Forums General Post-Global Gut Smash Soreness/Pain/Ache

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    • #70907
      AvatarAlex Daubon
      Participant

      Did the global gut smash for the first time. Used a SPRI ball for 10 minutes in the area. It’s been two hours and ever since i feel a soreness and deep achy pain in my gut that has not subsided. Feels like DOMS from an ab workout or a cramp or something of the like.

      Is this normal?

    • #74521
      AvatarNathan Richer
      Participant

      You may have overdone it.  I know the folks at MWOD say 2min minimum, and sometimes even as much as 10 min depending on the situation. But in my experience, going even 2min can be too long.  The problem I think is knowing how much pressure to really use, and when to stop.  The word “smash” that we use unfortunately brings the connotation that we should be literally crushing our muscles which i think is wrong. Causing trauma to our muscles, and especially when they have already been beat up by a workout(s) is not a good idea.

      In some of Kstarr’s videos, he always states that the pain should grow less at the end of the session, not more. 
      Also I think pressure should be increased gradually as you detect change in the tissue. You should add pressure gradually as the tissue adapts and relaxes. Some of the reason for non-change is because your body doesn’t accept the pressure.  Thus, your muscles stay tense in reaction to the pressure and resulting soreness/pain from it, and that is not what you want.  So you may need to apply lighter pressure until your body and brain accept the pressure, and finally lets the tissue relax into it.  Applying more pressure when the muscle has not relaxed will increase the chance that you cause trauma to the muscle.  That is why we accelerate change by tighten-then-relax.  Smashing into tight muscle without some neurological change agent will ultimately bruise it.
      I have found that sometimes, no matter what i do, i cannot relax into the pressure. So i just stop and go at it either later in the day or the next day.  
      It also can take time to get used to “smashing”.  Over time you develop the ability to “accept” smashing and the positive results it brings. When you start out, or if you have spent a long time away from it, it can take a while to adapt.  So it may mean only 30 seconds for the first few sessions, then build up to many minutes.
      Different parts of your body may have different reactions to smashing and the type of tool used for smashing. For example, my right high hamstring gets very tight sometimes. But I cannot use a hard lacrosse ball or supernova on it; it reacts badly and it gets more sore after. HOWEVER if i use a softer Alpha ball, i can get the tissues to release. Completely different situation on my left hamstring where i can use hard lacrosse balls or supernova on it no problem.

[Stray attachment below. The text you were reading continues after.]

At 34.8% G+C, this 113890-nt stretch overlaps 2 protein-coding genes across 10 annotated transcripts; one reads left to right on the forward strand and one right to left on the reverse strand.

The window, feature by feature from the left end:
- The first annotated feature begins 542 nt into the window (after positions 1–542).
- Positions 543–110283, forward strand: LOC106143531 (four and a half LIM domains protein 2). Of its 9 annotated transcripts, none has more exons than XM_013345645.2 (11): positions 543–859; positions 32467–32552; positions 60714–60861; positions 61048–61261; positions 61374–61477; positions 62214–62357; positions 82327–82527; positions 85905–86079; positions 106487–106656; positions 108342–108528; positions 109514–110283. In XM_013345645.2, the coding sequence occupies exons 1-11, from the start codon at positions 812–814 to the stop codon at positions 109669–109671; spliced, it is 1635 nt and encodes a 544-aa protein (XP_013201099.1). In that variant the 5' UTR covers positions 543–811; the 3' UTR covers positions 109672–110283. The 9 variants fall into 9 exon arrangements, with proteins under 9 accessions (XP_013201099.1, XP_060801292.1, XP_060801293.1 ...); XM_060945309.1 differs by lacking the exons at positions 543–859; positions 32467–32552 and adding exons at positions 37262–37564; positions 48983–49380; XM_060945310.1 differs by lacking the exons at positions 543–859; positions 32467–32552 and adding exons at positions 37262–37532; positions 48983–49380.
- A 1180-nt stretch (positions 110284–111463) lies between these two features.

I would let the tissues recover before smashing again, then either go at it for less time, less pressure, or use a softer tool until you build up your tolerance – and the tissues show more positive change.
    • #74522
      AvatarAlex Daubon
      Participant

      Thank you for the reply. It clearly states in the book to expect pain and discomfort. Also that 10 minutes is the “minimum commitment,” so “pony up.” Also, I’m using the softest ball I can imagine for this gut smash. I was also doing contract/relax via inhalation and exhalations. He clearly states to get your full weight on the ball with no disclaimer…

    • #74524
      AvatarNathan Richer
      Participant

      Yes pain and discomfort in the beginning, but it should lessen as you get the tissue to change. It’s been my experience that if the pain/discomfort doesn’t lessen, something in you is not ready for more change just yet. It could be mental – Roop once told me to relax when he “superfriended” my lats with his heel – it hurt like hell but as i forced mental relaxation to accept the pressure, the pain slowly subsided. And I was not sore afterwards.  

      I know that there are some significant time limits, but I have found that change can happen in as little 20-30 seconds, or as much as over many days/weeks.  And unfortunately as you discovered, if you push past some limit in your tissues, you create trauma and are really sore afterwards.

      If you are a little sore, that’s OK. but if you’re too sore, it could limit you from working out until the soreness subsides somewhat.  It’s a hard balance to achieve and takes time to know how long you can work a part of your body with a certain method before you have to stop.
    • #74525
      AvatarAlex Daubon
      Participant

      I do not believe this is a mental problem… I will try it out again, but under a much shorter time limit, and see if I still get the post-smash soreness.

      It would be nice to hear others’ experience with the gut smash.

    • #74527
      AvatarNathan Richer
      Participant

      Work up to longer sessions. Start with 30 seconds and move up from there. If not your mind, then your body then. It takes time to adapt to smashing. Over time your tolerance will increase – but by then your muscles will probably be getting better anyways.

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